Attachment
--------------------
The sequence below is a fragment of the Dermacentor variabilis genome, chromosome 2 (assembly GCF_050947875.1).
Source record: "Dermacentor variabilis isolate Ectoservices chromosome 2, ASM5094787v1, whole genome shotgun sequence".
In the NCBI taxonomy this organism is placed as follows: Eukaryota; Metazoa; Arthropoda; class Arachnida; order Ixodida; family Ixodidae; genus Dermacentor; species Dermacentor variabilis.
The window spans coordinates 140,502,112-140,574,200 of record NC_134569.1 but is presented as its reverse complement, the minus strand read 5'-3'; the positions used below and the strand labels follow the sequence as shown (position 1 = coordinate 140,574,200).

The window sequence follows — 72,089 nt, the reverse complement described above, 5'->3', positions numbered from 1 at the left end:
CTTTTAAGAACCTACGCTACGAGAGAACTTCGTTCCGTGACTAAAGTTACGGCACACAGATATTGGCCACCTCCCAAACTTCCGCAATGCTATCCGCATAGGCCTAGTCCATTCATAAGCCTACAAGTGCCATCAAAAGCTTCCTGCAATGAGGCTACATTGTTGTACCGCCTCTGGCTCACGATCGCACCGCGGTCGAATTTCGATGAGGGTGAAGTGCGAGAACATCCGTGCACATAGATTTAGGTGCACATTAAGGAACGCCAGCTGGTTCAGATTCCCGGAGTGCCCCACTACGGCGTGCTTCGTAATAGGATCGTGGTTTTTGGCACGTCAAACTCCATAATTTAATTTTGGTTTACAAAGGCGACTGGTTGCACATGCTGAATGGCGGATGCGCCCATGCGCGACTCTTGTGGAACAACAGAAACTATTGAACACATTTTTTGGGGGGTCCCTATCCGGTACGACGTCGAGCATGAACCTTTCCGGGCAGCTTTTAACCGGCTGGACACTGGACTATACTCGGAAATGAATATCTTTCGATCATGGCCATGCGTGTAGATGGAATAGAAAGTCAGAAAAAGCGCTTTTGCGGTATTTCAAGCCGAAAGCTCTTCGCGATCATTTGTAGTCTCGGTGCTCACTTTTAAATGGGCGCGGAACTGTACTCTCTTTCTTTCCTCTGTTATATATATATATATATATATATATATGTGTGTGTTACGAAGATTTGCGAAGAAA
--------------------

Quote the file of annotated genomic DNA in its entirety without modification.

The sequence below is a fragment of the Dermacentor variabilis genome, chromosome 2 (assembly GCF_050947875.1).
Source record: "Dermacentor variabilis isolate Ectoservices chromosome 2, ASM5094787v1, whole genome shotgun sequence".
In the NCBI taxonomy this organism is placed as follows: Eukaryota; Metazoa; Arthropoda; class Arachnida; order Ixodida; family Ixodidae; genus Dermacentor; species Dermacentor variabilis.
The window spans coordinates 140,502,112-140,574,200 of record NC_134569.1 but is presented as its reverse complement, the minus strand read 5'-3'; the positions used below and the strand labels follow the sequence as shown (position 1 = coordinate 140,574,200).

The window sequence follows — 72,089 nt, the reverse complement described above, 5'->3', positions numbered from 1 at the left end:
CTTTTAAGAACCTACGCTACGAGAGAACTTCGTTCCGTGACTAAAGTTACGGCACACAGATATTGGCCACCTCCCAAACTTCCGCAATGCTATCCGCATAGGCCTAGTCCATTCATAAGCCTACAAGTGCCATCAAAAGCTTCCTGCAATGAGGCTACATTGTTGTACCGCCTCTGGCTCACGATCGCACCGCGGTCGAATTTCGATGAGGGTGAAGTGCGAGAACATCCGTGCACATAGATTTAGGTGCACATTAAGGAACGCCAGCTGGTTCAGATTCCCGGAGTGCCCCACTACGGCGTGCTTCGTAATAGGATCGTGGTTTTTGGCACGTCAAACTCCATAATTTAATTTTGGTTTACAAAGGCGACTGGTTGCACATGCTGAATGGCGGATGCGCCCATGCGCGACTCTTGTGGAACAACAGAAACTATTGAACACATTTTTTGGGGGGTCCCTATCCGGTACGACGTCGAGCATGAACCTTTCCGGGCAGCTTTTAACCGGCTGGACACTGGACTATACTCGGAAATGAATATCTTTCGATCATGGCCATGCGTGTAGATGGAATAGAAAGTCAGAAAAAGCGCTTTTGCGGTATTTCAAGCCGAAAGCTCTTCGCGATCATTTGTAGTCTCGGTGCTCACTTTTAAATGGGCGCGGAACTGTACTCTCTTTCTTTCCTCTGTTATATATATATATATATATATATATATGTGTGTGTTACGAAGATTTGCGAAGAAA